I was diagnosed with a MSH2 mutation at age 32. I had known for a decade that my father had Lynch syndrome, but I had not previously been tested myself. I hadn’t had consistent insurance coverage, medical care, or financial stability. Even when I did see providers—including gastroenterologists—they never encouraged me to pursue genetic testing, despite my family history. My father had been diagnosed with colorectal cancer in his mid-40s, as had my paternal grandfather, and there were a range of other early-onset cancers in my family history as well. I finally asked my primary care provider at the time for a colonoscopy due to ongoing chronic digestive issues and my family history. She told me that it wasn’t medically necessary due to my age and the fact that my first colonoscopy five years prior had been normal. I advocated strongly for the referral for a colonoscopy regardless of her opinion. During the procedure, my gastroenterologist removed a pre-cancerous polyp with high-grade dysplasia. Shortly thereafter, I was genetically tested and received my Lynch syndrome diagnosis. I was told that, due to my genetic mutation, I likely would have developed colon cancer within a year had I not had that preventative screening when I did.
As a queer and nonbinary/trans person, I have needed to learn to advocate for myself within the healthcare system. This skill has become essential in the four years since my diagnosis. Queer and trans people face homophobia and transphobia within the medical field, and our communities are greatly underserved. Our rates of cancer screening are lower, which often leads to our cancers not being detected until more advanced stages. As trans and nonbinary people, we face the frequent experience of medical professionals misgendering us, and we have to navigate an oncology field—including the majority of hereditary cancer resources—that unnecessarily genders the cancer screenings and cancers that we face. The level of self-advocacy needed to manage regular medical appointments and screenings as a queer and trans person (on top of the stress of having a high cancer risk, even without having a cancer diagnosis thus far) has often been an exhausting, lonely, and isolating experience.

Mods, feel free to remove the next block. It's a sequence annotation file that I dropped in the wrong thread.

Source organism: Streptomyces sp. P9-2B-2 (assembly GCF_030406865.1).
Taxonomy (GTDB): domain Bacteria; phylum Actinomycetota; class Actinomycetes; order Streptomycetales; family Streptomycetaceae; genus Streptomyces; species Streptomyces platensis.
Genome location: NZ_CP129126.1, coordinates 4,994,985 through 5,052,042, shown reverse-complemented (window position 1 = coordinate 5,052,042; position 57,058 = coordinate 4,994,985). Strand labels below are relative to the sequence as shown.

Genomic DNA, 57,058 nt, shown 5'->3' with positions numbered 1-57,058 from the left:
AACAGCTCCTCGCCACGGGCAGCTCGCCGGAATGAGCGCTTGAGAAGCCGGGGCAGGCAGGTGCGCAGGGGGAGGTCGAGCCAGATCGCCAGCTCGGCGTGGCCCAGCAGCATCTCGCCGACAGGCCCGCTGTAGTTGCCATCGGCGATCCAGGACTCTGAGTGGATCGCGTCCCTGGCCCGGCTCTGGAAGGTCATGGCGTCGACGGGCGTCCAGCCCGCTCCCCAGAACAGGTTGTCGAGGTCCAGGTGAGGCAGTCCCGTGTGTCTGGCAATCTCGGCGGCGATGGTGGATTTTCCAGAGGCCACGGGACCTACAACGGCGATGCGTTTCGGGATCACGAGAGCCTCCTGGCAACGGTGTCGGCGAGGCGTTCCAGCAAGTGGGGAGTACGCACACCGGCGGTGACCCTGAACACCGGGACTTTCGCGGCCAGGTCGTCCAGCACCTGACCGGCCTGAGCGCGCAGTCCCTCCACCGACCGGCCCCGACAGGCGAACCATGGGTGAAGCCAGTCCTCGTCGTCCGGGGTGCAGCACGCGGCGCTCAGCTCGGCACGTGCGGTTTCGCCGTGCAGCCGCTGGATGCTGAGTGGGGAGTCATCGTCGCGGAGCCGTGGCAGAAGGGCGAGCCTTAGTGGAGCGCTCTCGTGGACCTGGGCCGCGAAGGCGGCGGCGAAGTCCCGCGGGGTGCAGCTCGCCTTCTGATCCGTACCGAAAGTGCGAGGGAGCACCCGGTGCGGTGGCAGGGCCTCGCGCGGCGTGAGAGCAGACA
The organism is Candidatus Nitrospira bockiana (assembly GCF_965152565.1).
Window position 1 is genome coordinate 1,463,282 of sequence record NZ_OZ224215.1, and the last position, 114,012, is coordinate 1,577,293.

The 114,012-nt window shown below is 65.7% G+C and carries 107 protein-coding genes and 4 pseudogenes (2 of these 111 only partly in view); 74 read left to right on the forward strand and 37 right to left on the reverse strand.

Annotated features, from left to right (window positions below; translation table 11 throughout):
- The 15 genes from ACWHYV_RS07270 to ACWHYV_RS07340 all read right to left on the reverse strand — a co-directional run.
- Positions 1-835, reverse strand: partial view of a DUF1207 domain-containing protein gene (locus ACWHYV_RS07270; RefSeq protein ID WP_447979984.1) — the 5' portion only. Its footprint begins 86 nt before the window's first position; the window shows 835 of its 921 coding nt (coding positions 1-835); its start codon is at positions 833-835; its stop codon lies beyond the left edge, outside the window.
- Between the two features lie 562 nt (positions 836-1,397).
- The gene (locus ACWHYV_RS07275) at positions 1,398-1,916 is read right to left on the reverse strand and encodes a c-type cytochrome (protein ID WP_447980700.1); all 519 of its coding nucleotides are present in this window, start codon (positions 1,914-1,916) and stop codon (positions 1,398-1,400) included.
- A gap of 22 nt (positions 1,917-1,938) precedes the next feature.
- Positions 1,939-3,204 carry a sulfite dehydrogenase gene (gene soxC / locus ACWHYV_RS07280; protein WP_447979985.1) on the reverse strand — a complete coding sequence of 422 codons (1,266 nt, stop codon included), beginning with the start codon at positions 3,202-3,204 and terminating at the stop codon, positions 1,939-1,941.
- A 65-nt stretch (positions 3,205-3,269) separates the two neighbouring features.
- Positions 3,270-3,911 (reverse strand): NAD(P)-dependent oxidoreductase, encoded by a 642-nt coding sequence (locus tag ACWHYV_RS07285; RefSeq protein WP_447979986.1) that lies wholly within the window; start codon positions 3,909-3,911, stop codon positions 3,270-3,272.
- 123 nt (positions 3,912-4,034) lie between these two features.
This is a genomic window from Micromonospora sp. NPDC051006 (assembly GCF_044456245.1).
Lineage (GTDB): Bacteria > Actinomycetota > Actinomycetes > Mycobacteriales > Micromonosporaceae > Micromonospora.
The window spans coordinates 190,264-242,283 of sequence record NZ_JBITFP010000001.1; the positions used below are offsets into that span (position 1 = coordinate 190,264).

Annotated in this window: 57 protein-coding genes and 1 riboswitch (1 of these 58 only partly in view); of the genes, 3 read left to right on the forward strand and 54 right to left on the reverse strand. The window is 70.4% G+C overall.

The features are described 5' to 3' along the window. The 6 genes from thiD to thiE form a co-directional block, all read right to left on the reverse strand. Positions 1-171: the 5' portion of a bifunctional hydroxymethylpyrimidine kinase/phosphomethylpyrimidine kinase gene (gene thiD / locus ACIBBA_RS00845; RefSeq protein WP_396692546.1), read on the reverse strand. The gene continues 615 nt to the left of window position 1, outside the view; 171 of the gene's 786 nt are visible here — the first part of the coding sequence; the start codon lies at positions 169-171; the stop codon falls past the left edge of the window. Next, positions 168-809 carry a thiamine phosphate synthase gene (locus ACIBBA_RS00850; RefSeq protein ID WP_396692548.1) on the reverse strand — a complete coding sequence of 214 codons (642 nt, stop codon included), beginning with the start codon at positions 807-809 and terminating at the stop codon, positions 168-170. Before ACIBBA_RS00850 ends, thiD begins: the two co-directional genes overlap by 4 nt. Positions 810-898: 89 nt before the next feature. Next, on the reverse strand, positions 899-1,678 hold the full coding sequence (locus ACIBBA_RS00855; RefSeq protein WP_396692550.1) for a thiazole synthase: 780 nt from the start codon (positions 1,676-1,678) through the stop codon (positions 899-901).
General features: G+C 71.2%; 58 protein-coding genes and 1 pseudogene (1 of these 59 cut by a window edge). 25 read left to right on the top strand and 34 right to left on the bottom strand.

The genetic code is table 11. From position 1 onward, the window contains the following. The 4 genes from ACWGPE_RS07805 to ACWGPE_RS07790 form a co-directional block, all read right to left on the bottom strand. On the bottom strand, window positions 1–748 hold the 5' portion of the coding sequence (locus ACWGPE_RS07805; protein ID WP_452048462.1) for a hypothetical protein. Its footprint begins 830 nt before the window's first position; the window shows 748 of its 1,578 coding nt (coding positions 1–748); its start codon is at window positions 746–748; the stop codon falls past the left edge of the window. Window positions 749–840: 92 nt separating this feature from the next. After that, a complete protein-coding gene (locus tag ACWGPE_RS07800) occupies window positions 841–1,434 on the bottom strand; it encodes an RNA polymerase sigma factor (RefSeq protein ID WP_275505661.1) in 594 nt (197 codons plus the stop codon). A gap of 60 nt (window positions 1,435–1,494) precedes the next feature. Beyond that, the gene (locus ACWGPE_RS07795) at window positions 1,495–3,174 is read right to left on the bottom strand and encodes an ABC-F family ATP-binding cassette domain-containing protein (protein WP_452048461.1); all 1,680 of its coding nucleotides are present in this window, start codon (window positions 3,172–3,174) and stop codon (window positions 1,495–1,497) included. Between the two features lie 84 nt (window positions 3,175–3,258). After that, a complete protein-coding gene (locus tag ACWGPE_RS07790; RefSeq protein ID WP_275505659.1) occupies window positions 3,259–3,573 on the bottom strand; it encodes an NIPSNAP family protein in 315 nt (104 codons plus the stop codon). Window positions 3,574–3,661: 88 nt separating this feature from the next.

Since my diagnosis, it has been hard to find resources that are specifically for me and others like me, making it especially difficult to navigate the intersections of cancer prevention and gender-affirming medical care. I have been privileged to have more supportive healthcare providers since my diagnosis, but finding community with fellow queer and trans people navigating genetic mutations and hereditary cancer has still been a challenge. After nearly four years of searching, I finally reached out to FORCE about starting a virtual support group specifically for LGBTQIA+ people navigating hereditary cancer. Thanks to FORCE’s support and resources, genetic counselor, Maddie and I have been co-hosting monthly gatherings together since July. I also serve as a FORCE Peer Navigator. Our community group is small but growing, and I feel so fortunate to be building connections with fellow queer and trans people so that we can face our high risk levels and/or diagnoses of hereditary cancer together and advocate for the affirming health care that we all need.
I work as a genetic counselor specializing in adult neurology. While in my training program, I became worried about my own family history of cancer. I had always known that my dad’s mother passed away from pancreatic cancer, but I also learned she had multiple relatives with breast, uterine, kidney and other cancers. I decided to get tested after starting my first job and was surprised to test positive for a mutation in BRCA1. Learning about my mutation came with a variety of emotions, but I felt validated to think that I had found the source of the cancers in my father’s family. I was then thrown a curveball when my father tested negative for BRCA1 and subsequent testing revealed this was something that I inherited from my mother. I had first set out to get tested to find answers, but I only ended up with more questions.
FORCE was one of the resources included in the results packet from my own genetic counselor and I felt immediately drawn to volunteer due to my professional background and now personal connection. I originally joined FORCE as a Research Advocate volunteer and now also help to lead the newly established LGBTQIA+ Virtual Community Meeting along with Will. While I have only been on my hereditary cancer journey for a relatively short time, it didn’t take long to notice the barriers and challenges individuals face while trying to seek appropriate care. I feel infinitely privileged to be a genetic counselor and have the background knowledge that allows me to navigate both hereditary cancer and the medical system at-large. I am also privileged in a number of other ways, including but not limited to: being white, straight-passing, able-bodied, insured through my employer, and located near a large medical center to seek my preventative screenings at. I joined FORCE because of my desire to leverage my unique position as genetic counselor and patient to help others navigate their own hereditary cancer journey. I am proud that FORCE is committed to providing resources specific to groups that are typically underrepresented and/or excluded from hereditary cancer spaces. Participating in the LGBTQIA+ Virtual Community Group has been personally empowering and my hope is that this group and others like it will continue to grow so that everyone facing hereditary cancer can find community in spaces that validate all parts of their identity.